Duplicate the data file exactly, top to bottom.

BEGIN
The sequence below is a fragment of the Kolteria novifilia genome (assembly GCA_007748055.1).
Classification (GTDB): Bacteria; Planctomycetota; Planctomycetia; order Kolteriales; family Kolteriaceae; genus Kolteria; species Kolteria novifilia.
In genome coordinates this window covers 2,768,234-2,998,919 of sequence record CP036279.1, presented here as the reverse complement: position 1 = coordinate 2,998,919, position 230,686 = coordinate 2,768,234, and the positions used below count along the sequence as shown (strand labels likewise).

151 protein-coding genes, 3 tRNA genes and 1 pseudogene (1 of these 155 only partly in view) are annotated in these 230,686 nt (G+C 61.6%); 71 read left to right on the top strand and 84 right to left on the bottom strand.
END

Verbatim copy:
The sequence below is a fragment of the Kolteria novifilia genome (assembly GCA_007748055.1).
Classification (GTDB): Bacteria; Planctomycetota; Planctomycetia; order Kolteriales; family Kolteriaceae; genus Kolteria; species Kolteria novifilia.
In genome coordinates this window covers 2,768,234-2,998,919 of sequence record CP036279.1, presented here as the reverse complement: position 1 = coordinate 2,998,919, position 230,686 = coordinate 2,768,234, and the positions used below count along the sequence as shown (strand labels likewise).

151 protein-coding genes, 3 tRNA genes and 1 pseudogene (1 of these 155 only partly in view) are annotated in these 230,686 nt (G+C 61.6%); 71 read left to right on the top strand and 84 right to left on the bottom strand.